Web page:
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Voter Access

Voter Access (10)

Last week, top staff of the N.C. State Board of Elections made a presentation to legislators about the state of voter registration in North Carolina. Out of the board's 58-page PowerPoint presentation [pdf], only two of the slides (34 and 35) related to the Interstate Crosscheck, a project run by the Kansas secretary of state to root out suspected voter fraud.

The fierce partisan battle over voting rights has both sides planning to pour massive amounts of money and resources into a handful of key 2014 campaigns for secretary of state. The new-found attention for these once-obscure races is driven by an awareness on both sides that a state’s top election official can play a critical role in expanding or restricting the right to vote—meaning control of secretary of state offices in swing states could be crucial in the 2016 presidential contest.

Two billionaires, Chares and David Kochspent 2 times more money on trying to effect election outcomes in the last cycle, and they sponsor commercials complaining about Unions. Understand one thing, these two people spent 2 times more than all the unions combined throughout the country! Stop being propagandized by these two thugs.

While the midterm elections usually signify a time for the majority of the public to tune out -- an average of only about 40 percent of eligible voters even bother to vote -- this year must be different.

A wide majority of Iowans believe it’s more important to ensure ballot access for eligible voters than to guard against voting by those who are ineligible.

That result, captured in The Des Moines Register’s latest Iowa Poll, casts new light on a debate that has been raging in the state and across the nation for years over the appropriate balance between ballot access and security.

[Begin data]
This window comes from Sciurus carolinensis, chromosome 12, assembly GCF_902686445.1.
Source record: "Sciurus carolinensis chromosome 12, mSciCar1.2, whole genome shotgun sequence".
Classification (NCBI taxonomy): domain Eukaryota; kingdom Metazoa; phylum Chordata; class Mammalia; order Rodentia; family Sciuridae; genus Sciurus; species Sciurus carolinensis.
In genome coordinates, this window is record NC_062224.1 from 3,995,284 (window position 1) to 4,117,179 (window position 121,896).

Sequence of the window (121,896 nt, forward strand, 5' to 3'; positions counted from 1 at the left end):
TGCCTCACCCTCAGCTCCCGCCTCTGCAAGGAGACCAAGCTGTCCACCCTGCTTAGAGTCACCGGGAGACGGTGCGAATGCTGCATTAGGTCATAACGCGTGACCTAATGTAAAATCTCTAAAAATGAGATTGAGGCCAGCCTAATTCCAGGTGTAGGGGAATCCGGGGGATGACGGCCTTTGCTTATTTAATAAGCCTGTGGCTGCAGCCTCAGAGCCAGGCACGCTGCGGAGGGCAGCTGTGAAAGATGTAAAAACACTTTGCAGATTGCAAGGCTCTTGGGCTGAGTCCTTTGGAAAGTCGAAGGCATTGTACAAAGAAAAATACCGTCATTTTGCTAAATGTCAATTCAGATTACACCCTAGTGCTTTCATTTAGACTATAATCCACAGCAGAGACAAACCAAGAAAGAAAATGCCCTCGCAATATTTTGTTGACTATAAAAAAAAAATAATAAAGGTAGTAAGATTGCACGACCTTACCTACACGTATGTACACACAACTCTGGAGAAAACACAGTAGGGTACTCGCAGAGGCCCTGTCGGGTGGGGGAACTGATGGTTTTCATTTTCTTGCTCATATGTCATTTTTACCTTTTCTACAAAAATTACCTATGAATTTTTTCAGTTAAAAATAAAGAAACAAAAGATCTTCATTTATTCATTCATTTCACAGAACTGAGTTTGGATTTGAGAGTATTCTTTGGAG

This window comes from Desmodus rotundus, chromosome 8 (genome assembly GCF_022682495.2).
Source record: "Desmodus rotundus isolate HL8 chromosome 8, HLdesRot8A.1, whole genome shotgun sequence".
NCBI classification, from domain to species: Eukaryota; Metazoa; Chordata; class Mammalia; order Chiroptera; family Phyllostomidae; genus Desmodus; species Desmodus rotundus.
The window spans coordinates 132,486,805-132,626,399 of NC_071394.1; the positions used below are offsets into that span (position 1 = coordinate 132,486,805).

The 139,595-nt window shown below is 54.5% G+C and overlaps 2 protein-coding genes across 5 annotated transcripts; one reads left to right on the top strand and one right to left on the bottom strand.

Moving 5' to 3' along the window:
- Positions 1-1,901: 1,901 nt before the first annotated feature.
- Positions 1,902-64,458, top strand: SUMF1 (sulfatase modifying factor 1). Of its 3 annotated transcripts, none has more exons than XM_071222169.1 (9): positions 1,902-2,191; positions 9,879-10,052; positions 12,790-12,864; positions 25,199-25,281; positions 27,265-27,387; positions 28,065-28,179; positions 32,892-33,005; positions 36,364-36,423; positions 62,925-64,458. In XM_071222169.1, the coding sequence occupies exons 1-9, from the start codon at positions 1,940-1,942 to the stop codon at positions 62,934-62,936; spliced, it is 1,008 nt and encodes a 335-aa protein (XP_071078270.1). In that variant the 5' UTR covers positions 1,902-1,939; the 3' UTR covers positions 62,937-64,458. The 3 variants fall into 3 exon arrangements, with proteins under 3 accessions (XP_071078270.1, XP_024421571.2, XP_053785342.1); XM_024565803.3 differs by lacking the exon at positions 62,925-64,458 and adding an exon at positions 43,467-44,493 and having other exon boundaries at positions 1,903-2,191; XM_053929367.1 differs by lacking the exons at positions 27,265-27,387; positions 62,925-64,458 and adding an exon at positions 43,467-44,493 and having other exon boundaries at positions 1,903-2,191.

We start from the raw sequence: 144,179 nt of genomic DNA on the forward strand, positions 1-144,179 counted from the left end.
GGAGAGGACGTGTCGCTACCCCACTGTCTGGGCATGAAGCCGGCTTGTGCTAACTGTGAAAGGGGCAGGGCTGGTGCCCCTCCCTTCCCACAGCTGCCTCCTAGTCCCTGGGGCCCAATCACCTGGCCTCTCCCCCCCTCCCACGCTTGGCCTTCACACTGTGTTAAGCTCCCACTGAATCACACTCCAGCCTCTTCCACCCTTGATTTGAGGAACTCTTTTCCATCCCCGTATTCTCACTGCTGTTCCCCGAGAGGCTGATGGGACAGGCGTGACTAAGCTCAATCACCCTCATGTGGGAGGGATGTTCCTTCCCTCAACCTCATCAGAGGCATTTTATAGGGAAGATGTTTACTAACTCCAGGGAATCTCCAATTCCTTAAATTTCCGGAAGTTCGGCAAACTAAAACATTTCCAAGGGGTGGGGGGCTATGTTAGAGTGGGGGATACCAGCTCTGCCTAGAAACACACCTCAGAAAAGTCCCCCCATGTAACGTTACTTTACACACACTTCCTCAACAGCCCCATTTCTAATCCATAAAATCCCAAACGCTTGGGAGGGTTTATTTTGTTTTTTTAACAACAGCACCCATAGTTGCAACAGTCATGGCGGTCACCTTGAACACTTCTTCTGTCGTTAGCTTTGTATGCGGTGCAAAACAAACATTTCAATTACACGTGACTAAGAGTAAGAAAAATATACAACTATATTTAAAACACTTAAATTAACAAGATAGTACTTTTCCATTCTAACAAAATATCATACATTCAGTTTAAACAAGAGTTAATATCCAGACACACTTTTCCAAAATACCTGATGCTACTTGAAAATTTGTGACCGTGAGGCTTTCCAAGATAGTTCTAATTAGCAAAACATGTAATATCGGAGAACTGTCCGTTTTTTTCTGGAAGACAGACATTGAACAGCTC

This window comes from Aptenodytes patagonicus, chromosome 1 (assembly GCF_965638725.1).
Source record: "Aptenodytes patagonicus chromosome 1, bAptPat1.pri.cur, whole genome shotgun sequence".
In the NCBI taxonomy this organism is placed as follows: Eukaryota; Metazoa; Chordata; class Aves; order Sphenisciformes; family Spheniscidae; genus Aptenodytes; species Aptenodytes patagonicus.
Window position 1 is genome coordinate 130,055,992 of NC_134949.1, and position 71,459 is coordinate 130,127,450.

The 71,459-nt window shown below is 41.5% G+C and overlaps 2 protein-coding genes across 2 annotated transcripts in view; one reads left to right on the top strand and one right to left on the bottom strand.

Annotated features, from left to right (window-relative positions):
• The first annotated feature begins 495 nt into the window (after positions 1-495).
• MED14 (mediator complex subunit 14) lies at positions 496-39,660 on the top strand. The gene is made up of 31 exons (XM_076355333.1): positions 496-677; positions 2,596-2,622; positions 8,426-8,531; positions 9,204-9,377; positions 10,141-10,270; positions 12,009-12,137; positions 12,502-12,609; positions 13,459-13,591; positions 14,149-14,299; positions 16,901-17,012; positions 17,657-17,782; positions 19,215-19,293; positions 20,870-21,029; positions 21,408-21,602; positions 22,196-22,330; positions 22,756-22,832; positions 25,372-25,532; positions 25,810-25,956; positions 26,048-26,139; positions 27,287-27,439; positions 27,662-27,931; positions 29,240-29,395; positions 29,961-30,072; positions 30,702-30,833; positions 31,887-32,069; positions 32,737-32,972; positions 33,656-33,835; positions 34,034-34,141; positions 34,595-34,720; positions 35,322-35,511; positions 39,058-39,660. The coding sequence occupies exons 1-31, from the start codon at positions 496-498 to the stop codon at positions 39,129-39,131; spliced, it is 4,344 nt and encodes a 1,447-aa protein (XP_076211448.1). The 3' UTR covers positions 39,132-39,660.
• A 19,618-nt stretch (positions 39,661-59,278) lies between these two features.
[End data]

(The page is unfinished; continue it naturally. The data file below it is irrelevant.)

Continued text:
Seventy-one percent of poll respondents say it’s more important that every eligible, registered voter is able to vote, compared with 25 percent who say it’s more important that no ineligible person “slips through the cracks” to cast a vote.

Monday morning I woke up — not with Georgia — but with Selma on my mind. Selma bears witness to the bloody and murderous struggle to end discrimination in voting on the basis of race. The demonstrations there led directly to President Lyndon Baines Johnson signing the 1965 Voting Rights Act.

Monday, 10 February 2014 21:00

Nevada will be key battleground on voter ID

Written by

Four years ago, Sharron Angle gave to Democrats the greatest gift they could have asked for in the campaign, assuring through her nomination that Senate Majority Leader Harry Reid would be re-elected.

Now, Angle is about to prove that she is the gift that keeps on giving. Or so some opponents of voter ID would hope as Nevada, inevitably, becomes a focal point of the national, partisan battle over voter suppression laws.

At a press conference today, a bipartisan group of legislators – including by Reps. James Sensenbrenner (R-Wis.), John Conyers (D-Mich.), and Sen. Patrick Leahy (D-Vt.) – will announce the introduction of The Voting Rights Amendment Act of 2014 in Congress.

Judicial Watch, a  right-wing group and leading player in the push for more voting restrictions, joined with the conservative Breitbart.com to sponsor the December poll. After asking questions about general corruption in Washington, D.C., the pollster (a  GOP-connected firm called the polling company, inc./WomanTrend) posed the voter fraud question. “Voter fraud occurs when people who are not eligible to vote do so anyway, or when one voter casts multiple ballots in a single election,” they asked, giving respondent the options of “a major problem in the U.S.,” “a minor problem in the U.S.,” “not a problem in the U.S.,” and “don’t know/can’t judge.”

I spent hundreds of hours talking about the law on the radio this year but one question, one exchange, especially sticks out. It was this summer, a few weeks after the five conservative justices of the United States Supreme Court extinguished the heart of the Voting Rights Act in Shelby County v. Holder. The station's host had with him a local lawmaker who supported voter identification efforts underway in her state. "If I need to show identification at a pharmacy to get cold medicine" she asked me on the air, "why shouldn't I have to show identification to vote?"

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